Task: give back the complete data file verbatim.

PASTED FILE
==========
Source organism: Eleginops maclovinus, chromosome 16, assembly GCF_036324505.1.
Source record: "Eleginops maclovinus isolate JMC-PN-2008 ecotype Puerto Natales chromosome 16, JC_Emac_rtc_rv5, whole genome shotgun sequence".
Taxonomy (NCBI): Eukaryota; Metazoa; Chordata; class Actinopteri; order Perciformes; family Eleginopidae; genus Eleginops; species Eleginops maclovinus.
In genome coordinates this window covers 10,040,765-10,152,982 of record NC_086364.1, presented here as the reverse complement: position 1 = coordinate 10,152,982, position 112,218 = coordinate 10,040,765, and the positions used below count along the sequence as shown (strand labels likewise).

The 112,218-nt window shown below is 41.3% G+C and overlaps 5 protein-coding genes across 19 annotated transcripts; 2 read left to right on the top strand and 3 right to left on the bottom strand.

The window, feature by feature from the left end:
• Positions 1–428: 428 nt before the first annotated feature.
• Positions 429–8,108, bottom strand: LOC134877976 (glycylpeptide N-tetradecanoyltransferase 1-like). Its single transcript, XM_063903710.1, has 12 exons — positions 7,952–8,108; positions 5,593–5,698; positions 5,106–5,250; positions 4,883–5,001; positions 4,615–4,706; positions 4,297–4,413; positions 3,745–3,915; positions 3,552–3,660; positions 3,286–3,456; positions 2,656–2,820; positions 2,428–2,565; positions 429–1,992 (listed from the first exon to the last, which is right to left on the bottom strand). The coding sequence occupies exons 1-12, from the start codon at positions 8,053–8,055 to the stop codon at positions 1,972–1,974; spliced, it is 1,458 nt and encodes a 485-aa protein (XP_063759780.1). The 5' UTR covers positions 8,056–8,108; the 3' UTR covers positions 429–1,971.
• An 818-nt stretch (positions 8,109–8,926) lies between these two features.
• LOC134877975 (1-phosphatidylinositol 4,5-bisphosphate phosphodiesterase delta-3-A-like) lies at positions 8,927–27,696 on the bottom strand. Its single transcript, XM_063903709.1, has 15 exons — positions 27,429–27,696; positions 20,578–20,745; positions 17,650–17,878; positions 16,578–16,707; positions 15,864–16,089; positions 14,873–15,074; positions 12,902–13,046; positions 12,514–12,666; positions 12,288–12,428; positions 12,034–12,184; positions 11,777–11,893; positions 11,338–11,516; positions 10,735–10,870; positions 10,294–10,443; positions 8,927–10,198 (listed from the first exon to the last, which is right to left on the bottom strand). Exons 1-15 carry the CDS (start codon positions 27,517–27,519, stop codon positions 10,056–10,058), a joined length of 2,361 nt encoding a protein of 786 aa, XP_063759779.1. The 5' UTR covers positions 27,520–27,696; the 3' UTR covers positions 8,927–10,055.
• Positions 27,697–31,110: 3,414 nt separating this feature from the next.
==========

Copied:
Source organism: Eleginops maclovinus, chromosome 16, assembly GCF_036324505.1.
Source record: "Eleginops maclovinus isolate JMC-PN-2008 ecotype Puerto Natales chromosome 16, JC_Emac_rtc_rv5, whole genome shotgun sequence".
Taxonomy (NCBI): Eukaryota; Metazoa; Chordata; class Actinopteri; order Perciformes; family Eleginopidae; genus Eleginops; species Eleginops maclovinus.
In genome coordinates this window covers 10,040,765-10,152,982 of record NC_086364.1, presented here as the reverse complement: position 1 = coordinate 10,152,982, position 112,218 = coordinate 10,040,765, and the positions used below count along the sequence as shown (strand labels likewise).

The 112,218-nt window shown below is 41.3% G+C and overlaps 5 protein-coding genes across 19 annotated transcripts; 2 read left to right on the top strand and 3 right to left on the bottom strand.

The window, feature by feature from the left end:
• Positions 1–428: 428 nt before the first annotated feature.
• Positions 429–8,108, bottom strand: LOC134877976 (glycylpeptide N-tetradecanoyltransferase 1-like). Its single transcript, XM_063903710.1, has 12 exons — positions 7,952–8,108; positions 5,593–5,698; positions 5,106–5,250; positions 4,883–5,001; positions 4,615–4,706; positions 4,297–4,413; positions 3,745–3,915; positions 3,552–3,660; positions 3,286–3,456; positions 2,656–2,820; positions 2,428–2,565; positions 429–1,992 (listed from the first exon to the last, which is right to left on the bottom strand). The coding sequence occupies exons 1-12, from the start codon at positions 8,053–8,055 to the stop codon at positions 1,972–1,974; spliced, it is 1,458 nt and encodes a 485-aa protein (XP_063759780.1). The 5' UTR covers positions 8,056–8,108; the 3' UTR covers positions 429–1,971.
• An 818-nt stretch (positions 8,109–8,926) lies between these two features.
• LOC134877975 (1-phosphatidylinositol 4,5-bisphosphate phosphodiesterase delta-3-A-like) lies at positions 8,927–27,696 on the bottom strand. Its single transcript, XM_063903709.1, has 15 exons — positions 27,429–27,696; positions 20,578–20,745; positions 17,650–17,878; positions 16,578–16,707; positions 15,864–16,089; positions 14,873–15,074; positions 12,902–13,046; positions 12,514–12,666; positions 12,288–12,428; positions 12,034–12,184; positions 11,777–11,893; positions 11,338–11,516; positions 10,735–10,870; positions 10,294–10,443; positions 8,927–10,198 (listed from the first exon to the last, which is right to left on the bottom strand). Exons 1-15 carry the CDS (start codon positions 27,517–27,519, stop codon positions 10,056–10,058), a joined length of 2,361 nt encoding a protein of 786 aa, XP_063759779.1. The 5' UTR covers positions 27,520–27,696; the 3' UTR covers positions 8,927–10,055.
• Positions 27,697–31,110: 3,414 nt separating this feature from the next.